“The next wave is already on the horizon waiting for you to catch it” according to the heroine of Masaaki Yuasa’s uncharacteristically uncomplicated Ride Your Wave (きみと、波にのれたら, Kimi to, Nami ni Noretara) offering words of comfort to her dejected soon-to-be boyfriend over his continuing failure to master the surfboard. It’s advice she struggles to follow herself, however, after she’s blown off course by unexpected tragedy. Yet, nothing’s ever really as off course as you think it is and the waves she must learn to ride are her own and hers alone. 

Oceanography student Hinako (Rina Kawaei) is something of a mess. She’s moved out on her own to study at university in Chiba, but is struggling with the transition to adult life, unable to unpack her things or cook herself a decent dinner. Nevertheless, she’s become a “hero” to dashing fireman Minato (Ryota Katayose) who watches her bravely ride the waves from the roof of the fire station. The pair finally meet when some irresponsible students have an impromptu fireworks party that ends up setting fire to Hinako’s building, leaving her marooned on the roof cradling her surfboard at which point she’s rescued by Minato heroically appearing in a cherrypicker. She offers to teach him to surf, they go for coffee, and eventually fall hopelessly in love. Their romance, however, is cut short when Minato heads to the beach alone in stormy seas and drowns trying to save a jet skier who’s got into trouble. Unable to deal with the grief, Hinako avoids the sea altogether but begins to believe she is seeing Minato in every watery surface and can in fact summon him by singing their favourite song. 

Fellow firefighter Wasabi (Kentaro Ito), himself a little in love with the formerly fearless Hinako, tries to jolt her out of her “delusion” by asking how this could have happened to her, once so brave and independent now filled with grief and anxiety. Minato, whose name literally means “harbour”, had promised to protect her, staying by her side forever. Faced with her first serious relationship going far too well, Hinako identified a potential problem in her possible over reliance on her extremely capable boyfriend, preferring to wait until she was able to ride the waves alone before taking the next step. Minato wanted the same thing, encouraging her growth while providing a “safe harbour”, but his sudden absence has left her afraid to move forward and unwilling to leave the land.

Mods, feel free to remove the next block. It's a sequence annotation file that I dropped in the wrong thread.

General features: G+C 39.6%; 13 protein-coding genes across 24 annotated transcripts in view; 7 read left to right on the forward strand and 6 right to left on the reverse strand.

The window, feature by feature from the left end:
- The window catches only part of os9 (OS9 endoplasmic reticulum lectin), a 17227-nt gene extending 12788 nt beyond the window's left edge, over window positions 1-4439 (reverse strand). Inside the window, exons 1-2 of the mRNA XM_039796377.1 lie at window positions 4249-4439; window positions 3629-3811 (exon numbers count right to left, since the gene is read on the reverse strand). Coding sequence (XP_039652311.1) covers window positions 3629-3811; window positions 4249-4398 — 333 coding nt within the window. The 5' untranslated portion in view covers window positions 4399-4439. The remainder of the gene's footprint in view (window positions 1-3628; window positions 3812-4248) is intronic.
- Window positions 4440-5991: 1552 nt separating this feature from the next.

Delusion or not, Hinako clings to her lost love, carrying around “Minato” in a tiny flask of water or filling up an inflatable porpoise and walking it all around town to the constant consternation of the locals. What she learns, on one level, is that she has to learn to save herself, but also that in doing so she can help to save others. Learning something about Minato’s past and the reasons which eventually led to him becoming a fireman persuade her that she ought to use whatever skills she has for the common good. Meanwhile, the lovelorn Wasabi learns something similar after reconnecting with Minato’s spiky sister Youko (Honoka Matsumoto) who was once a shut-in refusing to go to school where her rather abrasive manner made her an outcast but found a new strength in self-acceptance on hearing Wasabi declare that just being herself was good enough for him. 

Youko decides to pick up her brother’s dream of opening an artisanal coffeeshop, which is nice but also a little shortsighted in that it does not allow her to pursue a dream that’s entirely her own other than through finding the courage to embrace the risk of romance. Likewise, Hinako and Wasabi are largely carried along in Minato’s wake, but nevertheless make unambiguously good decisions in choosing to dedicate their lives to helping others, accepting that that’s often less about grand heroic gestures than it is about small moments of connection. Hinako realises that she has to let go of the past, however painful, for Minato’s good as well as her own, while finding her sea legs to take her into a more promising future. After all, the waves keep coming. Minato recedes into the great confluence of life, while Hinako gains the courage to ride the waves alone, no longer afraid to leave the shore but in search of new horizons. 


Screened as part of the Japan Foundation Touring Film Programme 2020.

UK Trailer (English subtitles)

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